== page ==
Why cultural activities matter
When deciding on an international volunteer program, one of the main things that appealed to me about Cross-Cultural Solutions was the idea of the "full experience." When I saw that CCS placed equal importance on volunteering, educational activities, and opportunities for organic cultural exchange, I knew I had found my adventure. And while I knew that I wanted an educational volunteer experience, and I couldn't wait to learn about Thai culture, what I didn't realize was that these cultural activities are more than just educational. CCS includes them in the volunteer experience because they are a key ingredient in impactful volunteer work. Allow me to explain.
My first few days in Thailand were filled with orientation activities. We had a discussion about Thai history, visited a local food market, and learned some basic Thai greetings. All in all, the activities were fascinating, but at the same time, I was very anxious to get started with the actual volunteering. But when that time came, I was surprised to find that it was quite different from what I had expected. Although my Program Site Specialist had told me time and again that the language barrier would be a challenge, I really underestimated how difficult it would be. Needless to say, I was pretty intimidated. That is, until I remembered the tools that the CCS in-country team equipped me with from day one.
So I decided to start with a baby step. I sat down next to a boy who was sitting alone in his wheelchair. I said, "Hi! I'm Amanda," before remembering that he likely didn't understand any of that. And then I realized that I knew how to introduce myself in Thai because we had learned the simple phrase during orientation. So I said, "Di chan chue Amanda ka," and I then I bowed, a custom that the CCS staff had taught us in a Thai culture discussion, which is a sign of respect. And then the boy smiled. Phew!
Later on that same week, we learned colors in our Thai language lesson at the CCS Home-Base. So that night I practiced and practiced before I went to sleep in order to make sure that I got each and every color right. The next morning, I confidently walked into my volunteer assignment and found the boy that I had met on my first day. I found some colored pencils and an old coloring book and started doodling with him. Each time I picked up a pencil, I would say that the color's name in Thai, then color with it, put it down, and repeat with a new color. Pretty soon, the boy was mimicking me. Each time I said, see daeng," Thai for red, he would pick up the red pencil. Same for blue, green, and so on. I was pretty impressed!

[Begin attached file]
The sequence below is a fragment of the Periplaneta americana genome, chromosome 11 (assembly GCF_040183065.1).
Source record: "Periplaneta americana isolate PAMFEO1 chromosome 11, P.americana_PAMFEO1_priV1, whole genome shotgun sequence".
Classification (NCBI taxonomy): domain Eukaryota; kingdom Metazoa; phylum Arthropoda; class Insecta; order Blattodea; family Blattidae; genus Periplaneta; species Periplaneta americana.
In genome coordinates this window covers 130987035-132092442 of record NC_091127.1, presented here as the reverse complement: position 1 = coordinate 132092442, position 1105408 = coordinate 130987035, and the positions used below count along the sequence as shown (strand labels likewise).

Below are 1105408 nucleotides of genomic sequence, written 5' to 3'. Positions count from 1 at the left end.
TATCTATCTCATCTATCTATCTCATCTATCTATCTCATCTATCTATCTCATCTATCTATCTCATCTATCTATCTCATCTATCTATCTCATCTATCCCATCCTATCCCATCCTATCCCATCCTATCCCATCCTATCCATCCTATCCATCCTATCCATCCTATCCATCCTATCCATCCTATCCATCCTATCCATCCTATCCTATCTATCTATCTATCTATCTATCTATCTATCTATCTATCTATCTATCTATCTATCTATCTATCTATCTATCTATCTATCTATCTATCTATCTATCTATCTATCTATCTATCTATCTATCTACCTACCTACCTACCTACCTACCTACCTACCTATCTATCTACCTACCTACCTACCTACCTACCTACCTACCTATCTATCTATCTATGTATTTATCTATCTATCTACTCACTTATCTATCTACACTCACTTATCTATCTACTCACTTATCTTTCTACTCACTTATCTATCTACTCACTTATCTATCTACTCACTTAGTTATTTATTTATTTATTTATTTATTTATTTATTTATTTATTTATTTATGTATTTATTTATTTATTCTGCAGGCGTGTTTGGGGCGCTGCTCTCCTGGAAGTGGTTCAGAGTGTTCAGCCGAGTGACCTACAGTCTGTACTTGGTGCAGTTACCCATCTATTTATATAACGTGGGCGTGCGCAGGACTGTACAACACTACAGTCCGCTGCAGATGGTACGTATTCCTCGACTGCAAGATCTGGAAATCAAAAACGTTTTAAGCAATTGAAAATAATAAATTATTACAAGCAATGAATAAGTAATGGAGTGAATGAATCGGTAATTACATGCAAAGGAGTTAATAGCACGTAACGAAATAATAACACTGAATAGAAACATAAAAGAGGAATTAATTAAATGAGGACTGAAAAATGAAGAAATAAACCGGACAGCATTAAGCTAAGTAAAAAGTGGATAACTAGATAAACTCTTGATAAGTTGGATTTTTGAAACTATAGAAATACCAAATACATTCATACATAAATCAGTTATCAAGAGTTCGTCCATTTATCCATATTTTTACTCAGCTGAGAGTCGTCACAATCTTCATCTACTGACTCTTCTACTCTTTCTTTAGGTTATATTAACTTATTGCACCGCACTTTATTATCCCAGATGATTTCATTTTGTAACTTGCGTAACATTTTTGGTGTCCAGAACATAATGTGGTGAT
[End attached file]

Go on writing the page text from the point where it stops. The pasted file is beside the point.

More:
I knew that I could teach him more, so I started naming each color in English, picking up the corresponding pencil, and coloring. And while this was a little bit trickier, he knew all of the colors in English within a week!
And it wasn't just the language instruction that CCS provided which was so useful at my assignment, but also the discussions on culture and religion, and even excursions to local points of interest that gave me an in-depth perspective on Thai culture. All tools that I could use in my volunteer work.
When I first started volunteering in Thailand, I had no idea how imperative the cultural activities would be to the work I was doing. I went into the program assuming that they would be fun highlights to my experience (which they were). But they were so much more! The organized cultural activities ended up being extraordinarily valuable lessons that not only gave me an insight into Thai culture and lifestyle, but helped me to be a way more impactful volunteer.